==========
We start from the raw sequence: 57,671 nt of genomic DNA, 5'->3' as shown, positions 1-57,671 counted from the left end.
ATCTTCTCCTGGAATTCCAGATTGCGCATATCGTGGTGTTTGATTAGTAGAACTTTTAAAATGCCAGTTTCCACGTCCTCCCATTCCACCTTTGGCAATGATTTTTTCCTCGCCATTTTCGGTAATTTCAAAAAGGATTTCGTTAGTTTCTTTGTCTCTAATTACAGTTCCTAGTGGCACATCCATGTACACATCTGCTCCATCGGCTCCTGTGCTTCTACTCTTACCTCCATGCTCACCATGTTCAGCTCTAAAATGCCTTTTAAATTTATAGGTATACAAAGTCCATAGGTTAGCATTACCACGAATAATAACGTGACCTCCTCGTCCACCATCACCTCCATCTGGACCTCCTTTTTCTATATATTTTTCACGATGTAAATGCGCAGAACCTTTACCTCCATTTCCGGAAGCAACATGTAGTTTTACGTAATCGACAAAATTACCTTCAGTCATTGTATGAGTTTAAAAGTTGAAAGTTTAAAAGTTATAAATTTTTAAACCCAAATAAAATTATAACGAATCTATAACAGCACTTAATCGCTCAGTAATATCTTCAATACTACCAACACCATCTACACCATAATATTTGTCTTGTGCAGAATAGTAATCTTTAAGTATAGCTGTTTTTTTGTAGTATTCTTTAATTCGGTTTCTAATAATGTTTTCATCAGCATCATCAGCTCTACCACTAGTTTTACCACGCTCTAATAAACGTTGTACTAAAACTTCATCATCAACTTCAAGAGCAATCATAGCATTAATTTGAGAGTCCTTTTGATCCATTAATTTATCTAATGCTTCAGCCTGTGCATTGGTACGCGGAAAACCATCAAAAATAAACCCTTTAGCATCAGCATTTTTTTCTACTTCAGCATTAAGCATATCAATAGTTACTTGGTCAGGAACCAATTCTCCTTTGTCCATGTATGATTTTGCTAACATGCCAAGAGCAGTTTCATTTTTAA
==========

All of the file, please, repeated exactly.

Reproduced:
We start from the raw sequence: 57,671 nt of genomic DNA, 5'->3' as shown, positions 1-57,671 counted from the left end.
ATCTTCTCCTGGAATTCCAGATTGCGCATATCGTGGTGTTTGATTAGTAGAACTTTTAAAATGCCAGTTTCCACGTCCTCCCATTCCACCTTTGGCAATGATTTTTTCCTCGCCATTTTCGGTAATTTCAAAAAGGATTTCGTTAGTTTCTTTGTCTCTAATTACAGTTCCTAGTGGCACATCCATGTACACATCTGCTCCATCGGCTCCTGTGCTTCTACTCTTACCTCCATGCTCACCATGTTCAGCTCTAAAATGCCTTTTAAATTTATAGGTATACAAAGTCCATAGGTTAGCATTACCACGAATAATAACGTGACCTCCTCGTCCACCATCACCTCCATCTGGACCTCCTTTTTCTATATATTTTTCACGATGTAAATGCGCAGAACCTTTACCTCCATTTCCGGAAGCAACATGTAGTTTTACGTAATCGACAAAATTACCTTCAGTCATTGTATGAGTTTAAAAGTTGAAAGTTTAAAAGTTATAAATTTTTAAACCCAAATAAAATTATAACGAATCTATAACAGCACTTAATCGCTCAGTAATATCTTCAATACTACCAACACCATCTACACCATAATATTTGTCTTGTGCAGAATAGTAATCTTTAAGTATAGCTGTTTTTTTGTAGTATTCTTTAATTCGGTTTCTAATAATGTTTTCATCAGCATCATCAGCTCTACCACTAGTTTTACCACGCTCTAATAAACGTTGTACTAAAACTTCATCATCAACTTCAAGAGCAATCATAGCATTAATTTGAGAGTCCTTTTGATCCATTAATTTATCTAATGCTTCAGCCTGTGCATTGGTACGCGGAAAACCATCAAAAATAAACCCTTTAGCATCAGCATTTTTTTCTACTTCAGCATTAAGCATATCAATAGTTACTTGGTCAGGAACCAATTCTCCTTTGTCCATGTATGATTTTGCTAACATGCCAAGAGCAGTTTCATTTTTAA